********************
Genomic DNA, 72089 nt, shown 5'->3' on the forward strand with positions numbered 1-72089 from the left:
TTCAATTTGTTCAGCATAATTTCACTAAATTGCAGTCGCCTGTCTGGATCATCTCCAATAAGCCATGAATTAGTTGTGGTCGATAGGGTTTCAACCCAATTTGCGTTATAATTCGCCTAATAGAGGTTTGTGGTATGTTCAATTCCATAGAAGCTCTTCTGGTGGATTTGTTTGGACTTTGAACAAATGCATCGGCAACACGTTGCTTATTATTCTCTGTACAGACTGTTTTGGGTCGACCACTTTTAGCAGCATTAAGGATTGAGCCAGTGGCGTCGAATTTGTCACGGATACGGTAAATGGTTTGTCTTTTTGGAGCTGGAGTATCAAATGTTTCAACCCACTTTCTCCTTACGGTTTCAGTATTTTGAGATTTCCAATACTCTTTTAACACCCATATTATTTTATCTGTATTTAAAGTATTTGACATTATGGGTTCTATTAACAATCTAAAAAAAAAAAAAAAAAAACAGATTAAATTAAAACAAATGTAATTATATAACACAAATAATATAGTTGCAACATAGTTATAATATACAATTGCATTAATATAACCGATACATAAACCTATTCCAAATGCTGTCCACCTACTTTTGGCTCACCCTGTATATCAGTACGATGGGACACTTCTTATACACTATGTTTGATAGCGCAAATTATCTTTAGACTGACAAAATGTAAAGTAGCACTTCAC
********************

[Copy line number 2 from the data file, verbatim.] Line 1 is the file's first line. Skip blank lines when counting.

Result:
TTCAATTTGTTCAGCATAATTTCACTAAATTGCAGTCGCCTGTCTGGATCATCTCCAATAAGCCATGAATTAGTTGTGGTCGATAGGGTTTCAACCCAATTTGCGTTATAATTCGCCTAATAGAGGTTTGTGGTATGTTCAATTCCATAGAAGCTCTTCTGGTGGATTTGTTTGGACTTTGAACAAATGCATCGGCAACACGTTGCTTATTATTCTCTGTACAGACTGTTTTGGGTCGACCACTTTTAGCAGCATTAAGGATTGAGCCAGTGGCGTCGAATTTGTCACGGATACGGTAAATGGTTTGTCTTTTTGGAGCTGGAGTATCAAATGTTTCAACCCACTTTCTCCTTACGGTTTCAGTATTTTGAGATTTCCAATACTCTTTTAACACCCATATTATTTTATCTGTATTTAAAGTATTTGACATTATGGGTTCTATTAACAATCTAAAAAAAAAAAAAAAAAAACAGATTAAATTAAAACAAATGTAATTATATAACACAAATAATATAGTTGCAACATAGTTATAATATACAATTGCATTAATATAACCGATACATAAACCTATTCCAAATGCTGTCCACCTACTTTTGGCTCACCCTGTATATCAGTACGATGGGACACTTCTTATACACTATGTTTGATAGCGCAAATTATCTTTAGACTGACAAAATGTAAAGTAGCACTTCAC